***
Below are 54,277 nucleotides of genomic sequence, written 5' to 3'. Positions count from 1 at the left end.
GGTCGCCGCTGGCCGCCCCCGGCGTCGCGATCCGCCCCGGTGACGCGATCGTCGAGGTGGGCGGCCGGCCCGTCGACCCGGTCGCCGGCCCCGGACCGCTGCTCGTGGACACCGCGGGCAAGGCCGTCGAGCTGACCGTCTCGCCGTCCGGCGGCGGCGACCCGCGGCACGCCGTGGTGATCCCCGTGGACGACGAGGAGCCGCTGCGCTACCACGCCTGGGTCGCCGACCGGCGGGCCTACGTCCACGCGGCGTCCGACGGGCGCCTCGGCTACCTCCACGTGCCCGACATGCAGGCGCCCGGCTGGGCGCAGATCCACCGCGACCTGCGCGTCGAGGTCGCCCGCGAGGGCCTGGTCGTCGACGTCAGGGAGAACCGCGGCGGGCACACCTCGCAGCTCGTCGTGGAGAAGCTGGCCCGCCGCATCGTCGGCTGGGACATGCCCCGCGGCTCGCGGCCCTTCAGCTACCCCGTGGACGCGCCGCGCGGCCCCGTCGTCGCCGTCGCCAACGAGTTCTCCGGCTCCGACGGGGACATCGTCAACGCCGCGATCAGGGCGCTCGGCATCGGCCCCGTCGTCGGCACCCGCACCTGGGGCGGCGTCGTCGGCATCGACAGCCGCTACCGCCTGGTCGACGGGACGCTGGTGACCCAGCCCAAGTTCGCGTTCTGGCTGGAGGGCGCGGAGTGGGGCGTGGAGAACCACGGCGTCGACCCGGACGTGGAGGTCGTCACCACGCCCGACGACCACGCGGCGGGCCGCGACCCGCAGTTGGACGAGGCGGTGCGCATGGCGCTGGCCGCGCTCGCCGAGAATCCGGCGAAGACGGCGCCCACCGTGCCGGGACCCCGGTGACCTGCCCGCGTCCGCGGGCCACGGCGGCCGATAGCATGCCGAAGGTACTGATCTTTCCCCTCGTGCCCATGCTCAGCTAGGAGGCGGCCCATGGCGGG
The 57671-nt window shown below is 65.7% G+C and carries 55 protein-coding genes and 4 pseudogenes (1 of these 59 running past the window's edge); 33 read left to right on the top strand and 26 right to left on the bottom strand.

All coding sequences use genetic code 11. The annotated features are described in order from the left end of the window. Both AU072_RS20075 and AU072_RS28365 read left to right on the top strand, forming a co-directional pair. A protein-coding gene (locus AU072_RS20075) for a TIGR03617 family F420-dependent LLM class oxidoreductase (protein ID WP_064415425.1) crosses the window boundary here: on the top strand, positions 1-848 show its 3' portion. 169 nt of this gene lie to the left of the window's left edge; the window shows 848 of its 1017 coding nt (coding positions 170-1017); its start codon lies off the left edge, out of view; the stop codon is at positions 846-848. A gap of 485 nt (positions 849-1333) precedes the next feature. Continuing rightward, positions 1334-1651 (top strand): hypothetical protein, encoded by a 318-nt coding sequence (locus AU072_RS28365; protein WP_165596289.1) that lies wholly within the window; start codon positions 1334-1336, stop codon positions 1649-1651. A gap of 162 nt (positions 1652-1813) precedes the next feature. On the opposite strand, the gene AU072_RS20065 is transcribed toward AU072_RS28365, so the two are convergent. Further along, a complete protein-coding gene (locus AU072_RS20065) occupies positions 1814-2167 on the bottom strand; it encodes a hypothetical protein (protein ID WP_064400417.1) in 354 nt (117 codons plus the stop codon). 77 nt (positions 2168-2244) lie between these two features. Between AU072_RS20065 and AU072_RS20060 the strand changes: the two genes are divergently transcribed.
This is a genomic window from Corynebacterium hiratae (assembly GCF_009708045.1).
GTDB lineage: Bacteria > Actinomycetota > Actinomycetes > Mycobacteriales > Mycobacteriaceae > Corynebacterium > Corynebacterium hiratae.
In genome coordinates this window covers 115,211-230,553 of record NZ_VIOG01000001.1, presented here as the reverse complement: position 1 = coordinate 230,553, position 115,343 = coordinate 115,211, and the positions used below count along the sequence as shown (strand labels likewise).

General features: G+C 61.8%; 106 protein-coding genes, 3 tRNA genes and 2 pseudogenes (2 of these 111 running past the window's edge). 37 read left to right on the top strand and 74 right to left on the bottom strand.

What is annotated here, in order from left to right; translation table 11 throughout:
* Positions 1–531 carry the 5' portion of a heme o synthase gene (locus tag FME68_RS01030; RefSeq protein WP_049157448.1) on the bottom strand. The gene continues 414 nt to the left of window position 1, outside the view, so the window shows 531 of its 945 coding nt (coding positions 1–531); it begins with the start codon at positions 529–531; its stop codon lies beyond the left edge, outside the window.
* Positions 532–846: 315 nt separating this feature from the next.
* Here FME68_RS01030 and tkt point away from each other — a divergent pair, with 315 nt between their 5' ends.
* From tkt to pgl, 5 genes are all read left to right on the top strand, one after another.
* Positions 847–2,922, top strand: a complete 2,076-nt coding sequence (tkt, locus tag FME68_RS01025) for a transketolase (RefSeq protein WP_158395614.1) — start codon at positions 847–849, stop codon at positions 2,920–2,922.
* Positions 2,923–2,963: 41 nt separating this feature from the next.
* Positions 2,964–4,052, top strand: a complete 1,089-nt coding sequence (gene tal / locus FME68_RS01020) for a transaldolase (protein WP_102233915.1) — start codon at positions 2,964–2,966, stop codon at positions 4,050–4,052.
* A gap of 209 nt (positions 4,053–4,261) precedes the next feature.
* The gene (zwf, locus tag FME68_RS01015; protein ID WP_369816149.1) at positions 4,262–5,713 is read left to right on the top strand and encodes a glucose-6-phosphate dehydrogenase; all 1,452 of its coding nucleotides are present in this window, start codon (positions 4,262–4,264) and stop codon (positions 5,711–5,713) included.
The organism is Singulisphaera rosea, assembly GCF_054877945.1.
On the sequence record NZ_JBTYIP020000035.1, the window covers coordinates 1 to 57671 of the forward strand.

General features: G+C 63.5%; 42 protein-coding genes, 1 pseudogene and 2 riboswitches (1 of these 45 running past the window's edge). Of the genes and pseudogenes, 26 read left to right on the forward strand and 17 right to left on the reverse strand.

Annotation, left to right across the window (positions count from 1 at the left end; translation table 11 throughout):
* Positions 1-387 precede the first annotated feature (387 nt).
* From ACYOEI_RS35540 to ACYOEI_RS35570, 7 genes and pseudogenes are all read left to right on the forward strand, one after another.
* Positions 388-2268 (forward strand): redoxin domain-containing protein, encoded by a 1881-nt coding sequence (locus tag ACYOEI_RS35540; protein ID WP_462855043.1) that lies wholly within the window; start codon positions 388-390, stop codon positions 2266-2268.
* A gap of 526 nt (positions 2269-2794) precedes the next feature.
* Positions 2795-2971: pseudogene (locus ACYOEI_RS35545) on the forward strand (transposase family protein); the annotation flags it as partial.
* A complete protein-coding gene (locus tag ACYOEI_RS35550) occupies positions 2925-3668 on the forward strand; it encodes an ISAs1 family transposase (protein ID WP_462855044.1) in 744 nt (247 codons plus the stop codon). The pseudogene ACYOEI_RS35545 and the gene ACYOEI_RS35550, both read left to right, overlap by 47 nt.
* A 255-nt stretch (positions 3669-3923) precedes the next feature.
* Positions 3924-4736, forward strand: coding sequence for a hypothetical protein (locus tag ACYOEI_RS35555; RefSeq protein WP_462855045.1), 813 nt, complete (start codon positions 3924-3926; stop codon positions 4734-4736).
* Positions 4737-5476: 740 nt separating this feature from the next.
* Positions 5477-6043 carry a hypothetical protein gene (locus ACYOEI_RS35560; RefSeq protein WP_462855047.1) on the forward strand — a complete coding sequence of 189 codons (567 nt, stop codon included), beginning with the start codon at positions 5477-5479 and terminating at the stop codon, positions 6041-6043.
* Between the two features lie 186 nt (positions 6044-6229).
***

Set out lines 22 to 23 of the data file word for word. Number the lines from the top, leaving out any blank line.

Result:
Annotation, left to right across the window (positions count from 1 at the left end; translation table 11 throughout):
* Positions 1-387 precede the first annotated feature (387 nt).